OPINION: Is the franchise pub model the new route to expansion?

Pros and cons: Stephen Owens talks about the franchise pub model
Pros and cons: Stephen Owens talks about the franchise pub model

Related tags Opinion Christie & co Finance Property Stephen Owens

Look back 10 years and the pub landscape was dominated by managed, leased & tenanted pubs and freehouses.

The franchised or managed operator model was hardly ever mentioned and only operated by a handful of specialist operators such as Amber Taverns, Bravo Inns and Nectar Taverns.

Now we have something like 4,000 pubs operated on this model, which has been embraced by all the major pub companies.

So, what is the attraction? Why have we seen this seismic shift and what does it tell us about the current state of the pub property market?

The managed operator model in essence follows a similar format from company to company. The owner retains the income from the operation and covers the majority of the overheads and the operator pays all staff costs in return for a fixed percentage of turnover and the balance representing their profit or renumeration.

Economies of scale

The franchise model has the advantage of benefiting from the economies of scale and buying power of a managed house and cost control of a tenanted pub. This model was first rolled out in wet-led operations where pricing had to be competitive in the local market but has now extended far beyond this.

The rise of this model has been fuelled from either single new-site acquisition or from the bigger pubcos converting pubs from their tenanted estate or the bottom end of their managed estates as and when the opportunity arose. 

To date, there has been limited M&A activity within the pub sector quite simply because there hasn’t been any need for operators to go down this route to continue on the expansion trail. The only notable exception being the acquisition of Bravo Inns by Hawthorn Leisure back in 2019, which it used as a springboard for expansion. This, in turn, has been continued by Admiral Taverns following its acquisition of Hawthorn back in 2021.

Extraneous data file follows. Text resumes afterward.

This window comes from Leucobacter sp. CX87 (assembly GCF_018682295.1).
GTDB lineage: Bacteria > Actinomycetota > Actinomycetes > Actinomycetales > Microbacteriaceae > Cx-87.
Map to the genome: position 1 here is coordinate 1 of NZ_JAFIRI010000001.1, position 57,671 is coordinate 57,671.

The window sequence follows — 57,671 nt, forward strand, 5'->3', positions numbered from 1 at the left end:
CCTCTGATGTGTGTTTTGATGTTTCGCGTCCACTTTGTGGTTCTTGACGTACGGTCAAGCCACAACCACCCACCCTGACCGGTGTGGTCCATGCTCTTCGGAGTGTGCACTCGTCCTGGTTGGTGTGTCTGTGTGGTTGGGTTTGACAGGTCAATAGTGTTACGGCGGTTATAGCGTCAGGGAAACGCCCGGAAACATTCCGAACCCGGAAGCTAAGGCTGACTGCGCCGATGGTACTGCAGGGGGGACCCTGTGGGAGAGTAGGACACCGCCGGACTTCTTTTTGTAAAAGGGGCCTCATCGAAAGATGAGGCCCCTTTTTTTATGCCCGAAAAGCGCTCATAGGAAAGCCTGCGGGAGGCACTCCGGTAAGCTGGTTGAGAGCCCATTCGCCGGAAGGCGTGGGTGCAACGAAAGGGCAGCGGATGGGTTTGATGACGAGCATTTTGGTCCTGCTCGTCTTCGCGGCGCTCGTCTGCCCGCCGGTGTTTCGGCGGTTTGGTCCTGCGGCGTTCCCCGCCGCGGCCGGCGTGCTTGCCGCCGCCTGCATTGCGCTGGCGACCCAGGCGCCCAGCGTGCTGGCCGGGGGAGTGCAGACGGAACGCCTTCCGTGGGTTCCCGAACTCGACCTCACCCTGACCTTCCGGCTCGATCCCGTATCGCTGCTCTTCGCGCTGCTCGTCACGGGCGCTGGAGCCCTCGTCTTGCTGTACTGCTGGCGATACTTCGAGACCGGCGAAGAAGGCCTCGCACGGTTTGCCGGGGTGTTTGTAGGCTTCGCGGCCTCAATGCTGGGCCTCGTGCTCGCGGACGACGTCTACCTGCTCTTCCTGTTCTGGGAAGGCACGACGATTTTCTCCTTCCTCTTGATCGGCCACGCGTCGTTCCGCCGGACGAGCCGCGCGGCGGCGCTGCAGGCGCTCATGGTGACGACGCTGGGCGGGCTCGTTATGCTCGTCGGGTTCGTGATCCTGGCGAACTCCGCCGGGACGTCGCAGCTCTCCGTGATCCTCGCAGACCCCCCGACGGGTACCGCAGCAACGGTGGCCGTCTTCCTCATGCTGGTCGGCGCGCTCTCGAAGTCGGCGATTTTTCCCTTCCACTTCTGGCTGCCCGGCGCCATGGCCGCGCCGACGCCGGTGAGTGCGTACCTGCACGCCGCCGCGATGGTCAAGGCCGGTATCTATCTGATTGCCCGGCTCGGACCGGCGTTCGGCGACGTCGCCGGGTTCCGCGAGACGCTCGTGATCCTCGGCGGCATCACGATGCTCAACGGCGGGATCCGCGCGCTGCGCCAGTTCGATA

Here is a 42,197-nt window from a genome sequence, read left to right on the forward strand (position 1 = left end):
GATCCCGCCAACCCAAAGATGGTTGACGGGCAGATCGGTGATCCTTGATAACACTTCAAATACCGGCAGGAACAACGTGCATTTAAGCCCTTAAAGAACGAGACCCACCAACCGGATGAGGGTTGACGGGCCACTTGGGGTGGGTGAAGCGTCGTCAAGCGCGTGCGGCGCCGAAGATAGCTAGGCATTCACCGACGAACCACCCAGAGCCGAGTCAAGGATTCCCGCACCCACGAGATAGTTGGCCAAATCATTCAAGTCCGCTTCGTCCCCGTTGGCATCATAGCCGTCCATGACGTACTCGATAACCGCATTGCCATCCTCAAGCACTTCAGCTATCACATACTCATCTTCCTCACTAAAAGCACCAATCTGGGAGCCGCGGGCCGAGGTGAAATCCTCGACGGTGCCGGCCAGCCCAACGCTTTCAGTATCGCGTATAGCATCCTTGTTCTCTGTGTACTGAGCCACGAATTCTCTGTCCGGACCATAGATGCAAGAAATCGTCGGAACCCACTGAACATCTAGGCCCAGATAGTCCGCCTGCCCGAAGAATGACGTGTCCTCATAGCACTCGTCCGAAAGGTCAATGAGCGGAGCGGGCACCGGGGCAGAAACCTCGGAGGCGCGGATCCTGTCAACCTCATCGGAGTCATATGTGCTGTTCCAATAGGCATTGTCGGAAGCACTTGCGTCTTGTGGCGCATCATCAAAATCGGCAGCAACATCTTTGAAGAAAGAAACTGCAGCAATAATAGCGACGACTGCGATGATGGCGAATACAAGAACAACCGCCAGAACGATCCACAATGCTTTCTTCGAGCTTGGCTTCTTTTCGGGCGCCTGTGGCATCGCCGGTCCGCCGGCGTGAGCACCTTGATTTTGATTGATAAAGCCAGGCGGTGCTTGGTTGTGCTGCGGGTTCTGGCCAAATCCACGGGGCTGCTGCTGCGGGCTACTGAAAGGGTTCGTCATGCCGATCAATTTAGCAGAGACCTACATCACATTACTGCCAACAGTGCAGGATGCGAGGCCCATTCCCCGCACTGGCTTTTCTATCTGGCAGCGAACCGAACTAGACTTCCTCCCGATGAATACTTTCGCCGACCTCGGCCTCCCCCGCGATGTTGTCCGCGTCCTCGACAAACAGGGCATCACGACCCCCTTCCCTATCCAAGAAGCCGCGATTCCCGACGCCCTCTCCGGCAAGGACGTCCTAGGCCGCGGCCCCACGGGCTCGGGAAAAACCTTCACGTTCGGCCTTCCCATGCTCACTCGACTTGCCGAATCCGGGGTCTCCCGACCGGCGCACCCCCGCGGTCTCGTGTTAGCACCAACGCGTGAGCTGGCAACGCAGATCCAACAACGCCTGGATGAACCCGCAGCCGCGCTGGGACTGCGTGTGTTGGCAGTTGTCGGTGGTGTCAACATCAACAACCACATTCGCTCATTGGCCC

As the bigger pubcos work through their estates, it will be interesting to see whether they eye the wider M&A market for opportunities.

Activity begins to gain some pace

Amber Taverns is currently rumoured to be doing the rounds and hitherto this kind of opportunity would have almost exclusively been of interest to private equity looking to continue the model of expansion through single-site acquisition. Whether trade buyers are ready for this type of route to expansion remains to be seen.

Activity across the property sector is beginning to gain some pace albeit of soft comparatives from last year. Year to date, our own statistics are showing inspections up 16%, viewings up 12%, offers up 12% and exchanges up 18%.  

We are also seeing increased activity in the M&A market helped by the expectation of decreasing interest rates, inflation falling and consumer confidence picking up.

Pricing remains key and there is still a gap between buyers and sellers expectations, however, with more buyers back in the market and the fundamentals showing signs of moving in the right direction, there are signs the market is begging to move again.      

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